If you’re in the market to purchase a new vehicle, there are a couple of different options available to you as a consumer. You can purchase a new vehicle off the lot, choosing to pay cash or finance it though any number of financial institutions; you can shop around for a used model – either on a dealership lot or through a private seller – again, paying outright or financing the vehicle; or you can follow the road less traveled and lease a vehicle through the dealership or a third-party leasing company.
Although leasing is not a new concept in the automotive industry, it is definitely still in the minority as a choice for most consumers. Today, only about 20% of consumers are driving leased vehicles, but those drivers are savvy enough to recognize the benefits that short-term leasing can provide for some people. Following are just some of the benefits a lessee (the person leasing the vehicle) will see, including:
Low Down Payments – Most advertised lease agreements assume a down payment of a specified amount will be made at signing, but in some cases you can negotiate the amount with the dealer during the signing. The down side of a lower down payment, of course, is that your monthly payments will be higher.
Low Monthly Payments – Since you are only paying off the depreciation of the vehicle while it is in your possession – instead of its full value – your monthly payments are much lower than if you chose to finance the purchase of the entire car over the same period of time.
Easy Turnover – As long as you keep the vehicle in good shape and follow the terms of the lease, when your lease term (typically 2-4 years) is up, you simply return the vehicle to the dealership, turn in the keys, and drive off the lot with a brand new car and new lease arrangement. There is no selling the car or haggling with a dealer over trade-in value because that was all outlined in the terms of the lease beforehand.
Little-to-No Maintenance Costs – Since most warranties last an average of 3 years, which falls in line with the length of most leases, nearly all of the maintenance costs associated with the vehicle are covered. In some cases, you may even be able to negotiate free oil changes within the terms of lease, eliminating another regular expense.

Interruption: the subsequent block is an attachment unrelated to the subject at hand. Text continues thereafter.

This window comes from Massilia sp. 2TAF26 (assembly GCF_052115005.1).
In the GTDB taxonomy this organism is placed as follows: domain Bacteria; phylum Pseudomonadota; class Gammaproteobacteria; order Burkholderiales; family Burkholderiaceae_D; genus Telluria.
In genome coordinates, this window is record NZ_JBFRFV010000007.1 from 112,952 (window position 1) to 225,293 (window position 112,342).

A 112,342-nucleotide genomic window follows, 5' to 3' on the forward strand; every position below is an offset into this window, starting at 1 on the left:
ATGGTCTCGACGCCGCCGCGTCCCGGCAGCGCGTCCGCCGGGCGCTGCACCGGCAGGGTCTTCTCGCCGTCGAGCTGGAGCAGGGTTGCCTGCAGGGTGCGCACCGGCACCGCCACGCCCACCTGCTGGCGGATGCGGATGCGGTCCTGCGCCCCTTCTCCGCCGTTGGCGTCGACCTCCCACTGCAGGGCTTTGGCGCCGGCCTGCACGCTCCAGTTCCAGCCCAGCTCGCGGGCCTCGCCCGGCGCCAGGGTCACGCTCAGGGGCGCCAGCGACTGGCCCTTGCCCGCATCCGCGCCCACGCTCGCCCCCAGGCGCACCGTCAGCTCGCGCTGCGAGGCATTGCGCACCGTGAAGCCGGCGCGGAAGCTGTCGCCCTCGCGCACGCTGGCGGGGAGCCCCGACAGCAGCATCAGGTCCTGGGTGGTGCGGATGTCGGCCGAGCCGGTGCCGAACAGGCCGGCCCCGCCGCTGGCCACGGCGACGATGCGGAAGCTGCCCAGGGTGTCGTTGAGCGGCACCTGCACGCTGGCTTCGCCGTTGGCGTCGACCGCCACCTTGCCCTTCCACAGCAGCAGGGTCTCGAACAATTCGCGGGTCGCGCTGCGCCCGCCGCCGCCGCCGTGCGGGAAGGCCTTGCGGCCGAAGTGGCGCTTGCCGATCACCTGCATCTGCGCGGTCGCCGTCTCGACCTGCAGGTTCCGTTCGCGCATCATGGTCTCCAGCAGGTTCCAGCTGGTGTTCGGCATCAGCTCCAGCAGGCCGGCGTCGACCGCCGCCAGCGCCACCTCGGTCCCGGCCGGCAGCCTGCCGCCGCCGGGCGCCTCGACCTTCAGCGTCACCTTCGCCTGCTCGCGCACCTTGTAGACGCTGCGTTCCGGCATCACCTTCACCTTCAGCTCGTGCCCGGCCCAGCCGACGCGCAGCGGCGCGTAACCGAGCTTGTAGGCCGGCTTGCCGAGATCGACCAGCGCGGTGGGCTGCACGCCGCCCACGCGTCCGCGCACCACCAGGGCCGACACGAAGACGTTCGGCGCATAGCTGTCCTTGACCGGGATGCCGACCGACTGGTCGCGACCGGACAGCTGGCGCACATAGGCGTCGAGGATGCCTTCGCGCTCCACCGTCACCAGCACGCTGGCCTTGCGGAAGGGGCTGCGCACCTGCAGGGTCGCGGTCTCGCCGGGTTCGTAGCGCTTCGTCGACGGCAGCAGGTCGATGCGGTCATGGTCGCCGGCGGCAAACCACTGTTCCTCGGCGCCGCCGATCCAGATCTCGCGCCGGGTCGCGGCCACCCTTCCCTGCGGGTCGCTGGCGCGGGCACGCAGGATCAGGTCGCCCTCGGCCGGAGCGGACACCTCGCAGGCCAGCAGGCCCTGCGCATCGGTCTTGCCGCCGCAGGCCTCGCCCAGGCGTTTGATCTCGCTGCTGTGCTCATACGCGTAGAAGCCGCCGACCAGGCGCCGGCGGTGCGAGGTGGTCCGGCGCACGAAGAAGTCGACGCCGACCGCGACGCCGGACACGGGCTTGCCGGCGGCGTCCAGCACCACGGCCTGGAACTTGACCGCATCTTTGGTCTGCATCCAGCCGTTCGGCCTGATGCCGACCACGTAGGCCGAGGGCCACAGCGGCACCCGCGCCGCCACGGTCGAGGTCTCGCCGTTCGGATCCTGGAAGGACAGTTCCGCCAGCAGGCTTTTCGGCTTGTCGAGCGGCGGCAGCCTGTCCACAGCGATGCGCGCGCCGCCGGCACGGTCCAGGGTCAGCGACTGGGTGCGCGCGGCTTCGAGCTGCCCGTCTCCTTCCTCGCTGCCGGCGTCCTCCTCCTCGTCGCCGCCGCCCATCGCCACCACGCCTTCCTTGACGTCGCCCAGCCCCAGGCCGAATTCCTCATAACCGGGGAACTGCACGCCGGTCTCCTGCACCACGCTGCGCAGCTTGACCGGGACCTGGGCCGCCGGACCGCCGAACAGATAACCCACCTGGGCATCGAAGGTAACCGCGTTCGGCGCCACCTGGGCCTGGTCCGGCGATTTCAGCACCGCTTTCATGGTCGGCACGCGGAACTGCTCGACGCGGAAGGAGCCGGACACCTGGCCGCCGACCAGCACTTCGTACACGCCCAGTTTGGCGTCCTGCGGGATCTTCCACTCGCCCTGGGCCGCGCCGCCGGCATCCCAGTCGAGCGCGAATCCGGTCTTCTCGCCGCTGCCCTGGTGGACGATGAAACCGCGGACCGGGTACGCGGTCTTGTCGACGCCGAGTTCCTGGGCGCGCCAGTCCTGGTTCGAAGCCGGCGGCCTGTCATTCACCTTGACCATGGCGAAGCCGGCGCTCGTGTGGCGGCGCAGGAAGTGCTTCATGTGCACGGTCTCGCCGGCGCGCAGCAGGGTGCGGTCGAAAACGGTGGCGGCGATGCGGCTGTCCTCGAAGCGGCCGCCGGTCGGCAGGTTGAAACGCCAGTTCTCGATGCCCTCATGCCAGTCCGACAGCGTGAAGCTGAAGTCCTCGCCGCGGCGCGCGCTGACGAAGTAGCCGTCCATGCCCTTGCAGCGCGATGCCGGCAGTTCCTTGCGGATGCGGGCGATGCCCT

No Depreciation – This means that the lessee doesn’t have to worry about owning a depreciating asset. The depreciation is passed back onto the dealership who must then sell the vehicle used at its lowered value.
But, like all things, there are also some down sides to leasing a vehicle. Since leasing is a convenience, many times that convenience can cost a little extra. Some of the disadvantages to the lessee include:
No Equity – Just like rent on an apartment, lease payments don’t go towards owning anything, so you’re not building any equity on your investment. Unlike traditional financing, there is no future day when payments will stop and you can drive your own car free-and-clear.
Lack of Flexibility – Lessees have to pay a big penalty to get out of a lease before terms are met. In some cases, depending upon your lease agreement, breaking the lease can cost you as much as six months of payments.
You May End Up Paying Extra – Most leases contain a mileage clause and will charge an extra $0.12 or $0.15 for each mile you drive over the set limit. Typically the lease agreement grants 12,000 to 15,000 miles per year (which is the national average). In addition, any damage to the car beyond normal wear-and-tear will be coming out of your pocket when you return the vehicle at the end of the lease. In some cases, lessees can negotiate to buy more miles up front at a reduced rate (usually around $0.10) to cover any possible overages.
Insurance May Come Up Short – If you total the car or it gets stolen, your insurance will only reimburse you for the car’s market value, which may not cover what you still owe on your lease. You can buy extra “gap coverage” to protect against this, and some lease agreements include it automatically.
Leasing a vehicle will not work for everyone, but for some it’s a great way to avoid maintenance bills, help to build good credit, and put themselves in a new vehicle every few years. Have you every considered leasing a vehicle? Are you leasing one now? Share your thoughts, comments and concerns in the section below – we always appreciate your feedback!
*image courtesy of Caitlinator on Flickr.com